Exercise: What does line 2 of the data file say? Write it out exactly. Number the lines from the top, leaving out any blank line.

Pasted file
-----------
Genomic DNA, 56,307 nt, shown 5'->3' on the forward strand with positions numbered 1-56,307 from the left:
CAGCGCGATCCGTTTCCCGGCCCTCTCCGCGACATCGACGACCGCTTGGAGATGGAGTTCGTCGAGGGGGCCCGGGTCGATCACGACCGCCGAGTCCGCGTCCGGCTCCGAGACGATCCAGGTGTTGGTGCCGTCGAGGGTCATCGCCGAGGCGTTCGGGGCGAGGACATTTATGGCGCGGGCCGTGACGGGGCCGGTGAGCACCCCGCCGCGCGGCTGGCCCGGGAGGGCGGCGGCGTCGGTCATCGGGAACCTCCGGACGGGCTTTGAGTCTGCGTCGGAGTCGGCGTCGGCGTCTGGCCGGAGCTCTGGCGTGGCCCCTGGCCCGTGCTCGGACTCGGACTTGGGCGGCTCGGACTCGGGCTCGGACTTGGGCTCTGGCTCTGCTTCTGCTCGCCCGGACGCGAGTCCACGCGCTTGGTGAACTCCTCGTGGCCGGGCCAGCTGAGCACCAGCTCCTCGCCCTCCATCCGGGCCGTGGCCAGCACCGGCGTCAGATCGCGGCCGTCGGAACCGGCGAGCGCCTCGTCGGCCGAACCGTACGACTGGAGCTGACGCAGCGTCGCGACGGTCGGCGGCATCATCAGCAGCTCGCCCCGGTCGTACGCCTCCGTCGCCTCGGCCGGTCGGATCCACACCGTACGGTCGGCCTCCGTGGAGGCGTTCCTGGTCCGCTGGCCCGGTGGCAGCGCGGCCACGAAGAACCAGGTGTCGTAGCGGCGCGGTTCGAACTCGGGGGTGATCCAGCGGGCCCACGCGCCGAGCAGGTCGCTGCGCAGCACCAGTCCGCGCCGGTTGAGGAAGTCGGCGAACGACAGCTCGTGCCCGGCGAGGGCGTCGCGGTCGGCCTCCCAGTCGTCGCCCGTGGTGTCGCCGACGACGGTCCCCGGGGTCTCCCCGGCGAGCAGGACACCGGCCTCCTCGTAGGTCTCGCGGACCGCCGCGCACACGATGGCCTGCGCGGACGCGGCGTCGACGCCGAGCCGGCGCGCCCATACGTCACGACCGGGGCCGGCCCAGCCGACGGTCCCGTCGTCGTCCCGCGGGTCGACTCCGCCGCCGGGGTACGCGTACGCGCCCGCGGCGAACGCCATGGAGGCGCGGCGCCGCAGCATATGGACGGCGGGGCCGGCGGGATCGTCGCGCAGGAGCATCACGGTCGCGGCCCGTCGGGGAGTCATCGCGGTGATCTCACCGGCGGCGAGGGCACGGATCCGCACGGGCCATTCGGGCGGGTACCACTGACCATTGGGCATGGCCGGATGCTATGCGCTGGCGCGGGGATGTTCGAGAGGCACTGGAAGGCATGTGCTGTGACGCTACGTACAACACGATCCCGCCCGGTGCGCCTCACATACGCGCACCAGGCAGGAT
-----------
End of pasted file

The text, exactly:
CAGCGCGATCCGTTTCCCGGCCCTCTCCGCGACATCGACGACCGCTTGGAGATGGAGTTCGTCGAGGGGGCCCGGGTCGATCACGACCGCCGAGTCCGCGTCCGGCTCCGAGACGATCCAGGTGTTGGTGCCGTCGAGGGTCATCGCCGAGGCGTTCGGGGCGAGGACATTTATGGCGCGGGCCGTGACGGGGCCGGTGAGCACCCCGCCGCGCGGCTGGCCCGGGAGGGCGGCGGCGTCGGTCATCGGGAACCTCCGGACGGGCTTTGAGTCTGCGTCGGAGTCGGCGTCGGCGTCTGGCCGGAGCTCTGGCGTGGCCCCTGGCCCGTGCTCGGACTCGGACTTGGGCGGCTCGGACTCGGGCTCGGACTTGGGCTCTGGCTCTGCTTCTGCTCGCCCGGACGCGAGTCCACGCGCTTGGTGAACTCCTCGTGGCCGGGCCAGCTGAGCACCAGCTCCTCGCCCTCCATCCGGGCCGTGGCCAGCACCGGCGTCAGATCGCGGCCGTCGGAACCGGCGAGCGCCTCGTCGGCCGAACCGTACGACTGGAGCTGACGCAGCGTCGCGACGGTCGGCGGCATCATCAGCAGCTCGCCCCGGTCGTACGCCTCCGTCGCCTCGGCCGGTCGGATCCACACCGTACGGTCGGCCTCCGTGGAGGCGTTCCTGGTCCGCTGGCCCGGTGGCAGCGCGGCCACGAAGAACCAGGTGTCGTAGCGGCGCGGTTCGAACTCGGGGGTGATCCAGCGGGCCCACGCGCCGAGCAGGTCGCTGCGCAGCACCAGTCCGCGCCGGTTGAGGAAGTCGGCGAACGACAGCTCGTGCCCGGCGAGGGCGTCGCGGTCGGCCTCCCAGTCGTCGCCCGTGGTGTCGCCGACGACGGTCCCCGGGGTCTCCCCGGCGAGCAGGACACCGGCCTCCTCGTAGGTCTCGCGGACCGCCGCGCACACGATGGCCTGCGCGGACGCGGCGTCGACGCCGAGCCGGCGCGCCCATACGTCACGACCGGGGCCGGCCCAGCCGACGGTCCCGTCGTCGTCCCGCGGGTCGACTCCGCCGCCGGGGTACGCGTACGCGCCCGCGGCGAACGCCATGGAGGCGCGGCGCCGCAGCATATGGACGGCGGGGCCGGCGGGATCGTCGCGCAGGAGCATCACGGTCGCGGCCCGTCGGGGAGTCATCGCGGTGATCTCACCGGCGGCGAGGGCACGGATCCGCACGGGCCATTCGGGCGGGTACCACTGACCATTGGGCATGGCCGGATGCTATGCGCTGGCGCGGGGATGTTCGAGAGGCACTGGAAGGCATGTGCTGTGACGCTACGTACAACACGATCCCGCCCGGTGCGCCTCACATACGCGCACCAGGCAGGAT